The key, of course, is not to say inspiring things that are untrue. Blessing is about far more than sentimentality or wishful thinking. It has to be based on truth. But if we have been closely observing someone and notice their inner character and potential, we can speak with authority into their life. The fact that someone notices something in them that is deeper than the surface is an act of the blessing.

Another way to bless people is to speak words of affirmation about them and their future. Character leads to action. When you discern someone’s character, you gain a glimpse into that person’s future. For example, when you discern that someone has integrity, you can predict, that friends and colleagues will view that person as trustworthy, and that trust will inevitably lead to certain opportunities. Or you may discern that someone is always sensitive to other people’s feelings. Those who are experiencing pain or crisis will inevitably call on such a person.  This will be blessing to the person as they discover they have gifts to offer the world.

One way to break down the steps of blessing could be to see it like this:

  • Affirm a virtue you see in someone more clearly than they see it in themselves.
  • Connect this gift to their identity as a child of God
  • Connect their God-given identity to a positive future

This power of blessing all begins with the realization that we have been blessed, but we are not meant to keep it to ourselves. There is a story that reminds me of this.

It begins with a voyaging ship that was wrecked during a storm at sea and only two of the men on it were able to swim to shore to a small, deserted island. The two survivors had been good friends and not knowing what else to do, they agreed to pray to God. However, to find out whose prayer was more powerful, they agreed to divide the territory between them and stay on opposite sides of the island.

One thing first man prayed for was food. The next morning he saw a fruit-bearing tree on his side of the island and was able to eat of its fruit. The other man’s parcel of land remained barren.  After a week, the first man was lonely and he decided to pray for a wife. The next day, another ship was wrecked, and the only survivor was a woman who swam to his side of the island.

Soon, the first man prayed for a house, clothes, and more food.  Like magic, all of these things were given to him.  However, the second man still had nothing.

Finally the first man prayed for a ship, so that he and his wife could leave the island.  In the morning he found a ship docked on his side of the island. The first man boarded the ship with his wife and decided to leave the other man on the island, because he considered the other man unworthy to receive God’s blessings since his prayers had appeared not to have been answered.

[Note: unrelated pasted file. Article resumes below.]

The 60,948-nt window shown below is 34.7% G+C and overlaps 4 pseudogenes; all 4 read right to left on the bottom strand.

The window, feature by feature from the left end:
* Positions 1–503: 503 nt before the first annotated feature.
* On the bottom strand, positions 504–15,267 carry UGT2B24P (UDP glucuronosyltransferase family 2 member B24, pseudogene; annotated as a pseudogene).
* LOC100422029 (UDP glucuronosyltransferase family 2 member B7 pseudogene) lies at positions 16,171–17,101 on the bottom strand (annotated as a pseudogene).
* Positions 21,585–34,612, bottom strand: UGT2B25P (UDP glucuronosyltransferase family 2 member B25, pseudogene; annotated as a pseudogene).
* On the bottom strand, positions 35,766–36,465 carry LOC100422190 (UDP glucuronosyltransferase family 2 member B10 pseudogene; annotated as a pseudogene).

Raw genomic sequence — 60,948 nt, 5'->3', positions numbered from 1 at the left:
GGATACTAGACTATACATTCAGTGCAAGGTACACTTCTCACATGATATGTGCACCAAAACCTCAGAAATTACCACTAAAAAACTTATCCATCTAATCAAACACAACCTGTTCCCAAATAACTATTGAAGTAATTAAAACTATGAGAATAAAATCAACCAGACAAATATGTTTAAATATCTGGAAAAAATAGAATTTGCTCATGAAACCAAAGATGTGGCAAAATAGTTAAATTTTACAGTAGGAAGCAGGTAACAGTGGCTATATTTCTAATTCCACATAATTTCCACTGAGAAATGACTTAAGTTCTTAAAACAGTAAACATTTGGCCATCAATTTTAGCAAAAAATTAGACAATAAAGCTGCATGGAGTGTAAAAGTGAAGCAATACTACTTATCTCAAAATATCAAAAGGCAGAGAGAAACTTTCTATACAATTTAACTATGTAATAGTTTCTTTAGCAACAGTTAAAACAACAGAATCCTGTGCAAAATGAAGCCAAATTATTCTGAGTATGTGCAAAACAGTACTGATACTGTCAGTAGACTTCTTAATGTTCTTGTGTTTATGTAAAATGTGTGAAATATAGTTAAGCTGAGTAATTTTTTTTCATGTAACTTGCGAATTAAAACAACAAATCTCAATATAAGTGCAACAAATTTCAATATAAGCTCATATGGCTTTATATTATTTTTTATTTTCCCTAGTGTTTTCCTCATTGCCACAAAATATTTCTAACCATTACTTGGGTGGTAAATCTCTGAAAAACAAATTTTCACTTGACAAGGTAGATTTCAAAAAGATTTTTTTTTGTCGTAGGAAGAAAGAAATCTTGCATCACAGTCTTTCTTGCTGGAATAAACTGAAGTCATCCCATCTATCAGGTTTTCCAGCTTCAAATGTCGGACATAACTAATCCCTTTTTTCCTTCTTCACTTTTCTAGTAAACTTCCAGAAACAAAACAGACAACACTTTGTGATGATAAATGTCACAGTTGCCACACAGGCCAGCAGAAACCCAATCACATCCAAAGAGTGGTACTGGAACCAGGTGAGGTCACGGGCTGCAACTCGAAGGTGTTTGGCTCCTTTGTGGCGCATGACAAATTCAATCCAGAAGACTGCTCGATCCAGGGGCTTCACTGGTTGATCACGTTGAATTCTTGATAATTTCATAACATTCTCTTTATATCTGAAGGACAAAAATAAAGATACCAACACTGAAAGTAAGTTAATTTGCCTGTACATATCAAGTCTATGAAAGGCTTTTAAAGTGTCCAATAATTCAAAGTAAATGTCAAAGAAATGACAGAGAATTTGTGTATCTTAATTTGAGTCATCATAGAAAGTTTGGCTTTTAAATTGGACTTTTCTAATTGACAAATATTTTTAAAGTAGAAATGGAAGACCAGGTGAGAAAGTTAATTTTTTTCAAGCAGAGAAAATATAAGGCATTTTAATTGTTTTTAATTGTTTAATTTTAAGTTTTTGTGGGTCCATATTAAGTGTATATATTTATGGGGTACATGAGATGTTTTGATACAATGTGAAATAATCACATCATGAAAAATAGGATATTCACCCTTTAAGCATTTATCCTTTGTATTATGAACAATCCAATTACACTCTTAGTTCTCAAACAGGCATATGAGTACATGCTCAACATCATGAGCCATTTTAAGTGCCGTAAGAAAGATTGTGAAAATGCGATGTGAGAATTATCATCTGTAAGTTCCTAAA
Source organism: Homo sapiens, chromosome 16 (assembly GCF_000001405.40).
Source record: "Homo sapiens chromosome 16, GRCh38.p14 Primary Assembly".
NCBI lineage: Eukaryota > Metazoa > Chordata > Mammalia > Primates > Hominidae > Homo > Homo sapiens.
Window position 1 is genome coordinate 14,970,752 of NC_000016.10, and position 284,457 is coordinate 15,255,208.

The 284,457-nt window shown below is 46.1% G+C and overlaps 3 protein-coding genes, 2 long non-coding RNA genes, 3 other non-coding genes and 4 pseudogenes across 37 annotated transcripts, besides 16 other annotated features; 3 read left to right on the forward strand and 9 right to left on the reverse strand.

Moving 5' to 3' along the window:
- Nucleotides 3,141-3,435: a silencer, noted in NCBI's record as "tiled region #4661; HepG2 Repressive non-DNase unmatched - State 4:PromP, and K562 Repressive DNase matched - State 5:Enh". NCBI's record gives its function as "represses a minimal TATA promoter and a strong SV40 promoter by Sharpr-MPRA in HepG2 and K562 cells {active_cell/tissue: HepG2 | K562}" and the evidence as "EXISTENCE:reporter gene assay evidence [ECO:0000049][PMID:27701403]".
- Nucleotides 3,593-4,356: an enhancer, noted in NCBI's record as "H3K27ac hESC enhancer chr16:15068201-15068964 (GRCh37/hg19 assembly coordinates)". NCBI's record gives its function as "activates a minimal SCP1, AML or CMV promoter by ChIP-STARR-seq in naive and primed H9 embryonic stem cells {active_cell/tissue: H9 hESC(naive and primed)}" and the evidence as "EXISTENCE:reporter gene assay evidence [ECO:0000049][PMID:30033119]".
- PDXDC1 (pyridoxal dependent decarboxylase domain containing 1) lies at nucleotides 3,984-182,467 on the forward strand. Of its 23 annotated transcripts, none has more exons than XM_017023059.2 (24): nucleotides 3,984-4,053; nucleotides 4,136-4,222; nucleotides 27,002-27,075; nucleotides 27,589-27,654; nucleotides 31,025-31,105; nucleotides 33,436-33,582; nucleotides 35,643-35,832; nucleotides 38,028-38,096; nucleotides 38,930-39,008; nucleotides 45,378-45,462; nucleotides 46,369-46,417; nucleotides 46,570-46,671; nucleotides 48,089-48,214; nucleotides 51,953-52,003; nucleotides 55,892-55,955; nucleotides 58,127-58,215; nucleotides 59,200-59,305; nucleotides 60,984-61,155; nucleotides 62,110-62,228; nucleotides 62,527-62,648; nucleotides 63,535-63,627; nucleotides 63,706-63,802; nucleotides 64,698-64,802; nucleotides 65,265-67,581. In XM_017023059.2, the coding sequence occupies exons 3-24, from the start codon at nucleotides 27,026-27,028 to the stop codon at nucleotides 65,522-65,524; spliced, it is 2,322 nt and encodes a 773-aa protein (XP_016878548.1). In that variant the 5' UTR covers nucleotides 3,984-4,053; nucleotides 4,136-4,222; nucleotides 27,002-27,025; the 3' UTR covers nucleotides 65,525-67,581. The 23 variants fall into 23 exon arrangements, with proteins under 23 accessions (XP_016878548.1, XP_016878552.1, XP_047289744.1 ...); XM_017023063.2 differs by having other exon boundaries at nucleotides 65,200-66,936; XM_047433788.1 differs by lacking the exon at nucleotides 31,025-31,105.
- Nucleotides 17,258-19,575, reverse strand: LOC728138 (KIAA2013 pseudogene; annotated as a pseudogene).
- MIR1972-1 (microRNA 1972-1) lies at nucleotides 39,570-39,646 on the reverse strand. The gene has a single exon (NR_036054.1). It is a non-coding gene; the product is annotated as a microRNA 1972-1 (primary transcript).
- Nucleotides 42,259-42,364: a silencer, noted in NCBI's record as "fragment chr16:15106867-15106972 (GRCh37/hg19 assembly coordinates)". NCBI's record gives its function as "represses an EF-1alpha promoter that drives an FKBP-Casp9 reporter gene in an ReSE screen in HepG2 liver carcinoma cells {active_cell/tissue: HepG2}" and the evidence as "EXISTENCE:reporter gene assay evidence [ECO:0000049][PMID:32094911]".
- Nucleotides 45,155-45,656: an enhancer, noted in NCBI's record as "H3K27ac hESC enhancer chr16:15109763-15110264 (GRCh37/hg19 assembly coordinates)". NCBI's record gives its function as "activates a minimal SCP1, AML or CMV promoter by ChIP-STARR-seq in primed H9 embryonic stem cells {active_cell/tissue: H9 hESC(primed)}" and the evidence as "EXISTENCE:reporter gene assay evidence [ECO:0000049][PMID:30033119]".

As the ship was about to leave, the first man heard a voice from heaven booming and saying to him, “Why are you leaving your companion on the island?”

The first man answered, “My blessings are mine alone, since I was the one who prayed for them. His prayers were not answered so he does not deserve anything.”

“You are mistaken” the voice said, “He had only one prayer, which I answered.  If not for that you would have not received any of my blessings.”

“Tell me,”  the first man asked the voice, “What did he pray for that I should owe him anything?”

The voice responded and said, “He prayed that all of your prayers would be answered and that you would receive a blessing.”

One lesson in the story is obvious.  Don’t think that all your blessings just came from yourself as if you alone deserved them.  Remember to share the blessing you have.  But another less obvious lesson is that we have the ability to bless others in ways that can affect their lives.  The prayers of the second man brought a life-giving experience to his friend in ways he wasn’t even aware of, but that greatly impacted the friend.

I love the way Walter Brueggeman describes what a blessing is.  He says,

“A blessing is an act, gesture or word whereby one person transmits the power of life to another.”  A word of encouragement, affirmation or spiritual blessing can bring life to another person.

So who in your life could you bless this week?  Is there a child, grandchild, spouse or parent who could use your word of blessing?  Is there a friend, a neighbor, a caregiver or co-worker who could use a blessing?

We have been blessed to be a blessing.  Don’t underestimate this spiritual gift.  It can be a powerful thing.  So don’t be afraid to use it. Amen.

-Pastor Erik Goehner